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Title: Human neuronal LUHMES cell line as a model system for studying Rett syndrome
Author: Shah, Ruth Rama
ISNI:       0000 0004 7429 5470
Awarding Body: University of Edinburgh
Current Institution: University of Edinburgh
Date of Award: 2018
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Rett syndrome (RTT) is a severe neurological disorder that affects approximately 1:10000 girls. Classical RTT is defined by a developmental regression phase and subsequent stabilisation of diagnostic criteria, which include partial or complete loss of spoken language, dyspraxic gait and stereotypic hand movements such as hand mouthing. RTT is a monogenic disorder, with the majority of cases being due to loss-of-function mutations in MeCP2 (methyl-CpG binding protein 2). Due to this clear genotype-phenotype link multiple RTT mouse models have been used to elucidate the molecular details, and consequent neuropathogenesis, of this complex neurological disease, as well as for the development of potential therapeutics for RTT. However, as the molecular details become clearer, the need for a simpler model system becomes evident. Human induced pluripotent stem cells (hiPSCs) generated from RTT patient fibroblasts are an option; however the handling of these cells is laborious, time-consuming and expensive and they often differentiate into a heterogeneous population of cells. To explore an alternative human model system I have been genetically engineering and experimenting with the human dopaminergic LUHMES cell line. LUHMES cells are an immortalised pre-neuronal cell line derived from an 8-week old, female foetus and can readily be differentiated into a homogeneous population of mature, electrically active neurons in just one week. In this thesis I have assessed the phenotypic properties of the wild-type cell line, demonstrated the ease of genetic manipulation of LUHMES cells by CRISPR/Cas9 approaches, generated seven mutant MECP2 LUHMES cell lines and explored the potential of protein therapy as a therapeutic approach for RTT. The LUHMES cell line proves to be extremely easy to handle and robust and has yielded novel molecular insights into the function of MeCP2 in human neurons. In particular, MeCP2-null cells show a striking relationship between the level of gene body methylation and the extent of transcriptional upregulation when compared to wild-type neurons. In contrast neurons that express a form of MeCP2 that can bind to DNA but cannot recruit a transcriptional corepressor complex (the R306C mutant) do not exhibit substantial gene expression alterations, yet do display a consistent decrease in total RNA amount. This decrease in total RNA is recapitulated in MeCP2-null LUHMES-derived neurons and in brain regions from MeCP2-R306C mice. The requirement for functional DNA binding for normal gene-body methylation dependent gene repression is demonstrated by assessing LUHMES cells that overexpress MeCP2-R111G, a protein that cannot bind to DNA. Furthermore, overexpression of the MeCP2-R306C protein highlights the importance of NCoR binding for normal gene repression, but also demonstrates that MeCP2-R306C protein retains some gene repression activity. Thinking more broadly, this cell line also has applications as a model system for a variety of other neurological disorders; as a simplified model system to elucidate molecular and neurological phenotypes, and as a relevant human system that can be cultured in a high-throughput manner for testing therapeutic strategies.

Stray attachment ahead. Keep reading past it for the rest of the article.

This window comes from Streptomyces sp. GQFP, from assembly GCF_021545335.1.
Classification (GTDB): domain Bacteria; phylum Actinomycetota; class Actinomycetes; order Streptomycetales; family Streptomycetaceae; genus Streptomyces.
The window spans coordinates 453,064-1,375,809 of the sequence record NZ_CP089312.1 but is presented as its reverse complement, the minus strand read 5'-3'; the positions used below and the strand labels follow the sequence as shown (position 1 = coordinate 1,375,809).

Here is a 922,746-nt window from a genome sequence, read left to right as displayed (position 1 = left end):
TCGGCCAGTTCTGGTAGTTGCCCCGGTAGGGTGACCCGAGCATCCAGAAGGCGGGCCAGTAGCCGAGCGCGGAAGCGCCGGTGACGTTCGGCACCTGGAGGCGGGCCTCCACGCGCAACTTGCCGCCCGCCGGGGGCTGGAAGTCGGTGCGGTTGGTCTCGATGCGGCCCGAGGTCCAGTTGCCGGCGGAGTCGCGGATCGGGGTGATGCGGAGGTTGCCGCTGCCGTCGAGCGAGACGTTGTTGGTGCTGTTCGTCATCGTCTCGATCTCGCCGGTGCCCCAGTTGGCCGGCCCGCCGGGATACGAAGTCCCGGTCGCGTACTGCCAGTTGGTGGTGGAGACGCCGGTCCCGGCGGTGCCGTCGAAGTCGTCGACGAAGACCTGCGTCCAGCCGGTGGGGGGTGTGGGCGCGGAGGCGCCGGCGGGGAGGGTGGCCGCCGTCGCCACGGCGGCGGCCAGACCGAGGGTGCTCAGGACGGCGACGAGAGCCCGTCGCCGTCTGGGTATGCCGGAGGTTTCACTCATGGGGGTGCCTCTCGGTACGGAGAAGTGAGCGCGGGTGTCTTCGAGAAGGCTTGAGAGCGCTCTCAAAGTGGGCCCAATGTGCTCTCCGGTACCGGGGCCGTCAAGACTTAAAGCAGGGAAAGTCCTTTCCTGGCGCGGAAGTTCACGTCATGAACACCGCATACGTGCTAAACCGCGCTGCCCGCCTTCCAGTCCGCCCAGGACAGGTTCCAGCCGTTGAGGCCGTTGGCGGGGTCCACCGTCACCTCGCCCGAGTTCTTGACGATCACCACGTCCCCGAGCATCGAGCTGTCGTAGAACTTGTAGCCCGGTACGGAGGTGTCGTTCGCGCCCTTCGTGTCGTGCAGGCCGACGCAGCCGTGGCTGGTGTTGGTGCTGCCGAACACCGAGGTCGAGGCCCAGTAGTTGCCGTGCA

Supervisor: Bird, Adrian ; Bayne, Elizabeth Sponsor: Wellcome Trust
Qualification Name: Thesis (Ph.D.) Qualification Level: Doctoral
EThOS ID:  DOI: Not available
Keywords: Rett syndrome ; MECP2 ; DNA-binding proteins ; mCpG ; LUHMES cells ; MeCP2 mutant cell lines ; MeCP2 protein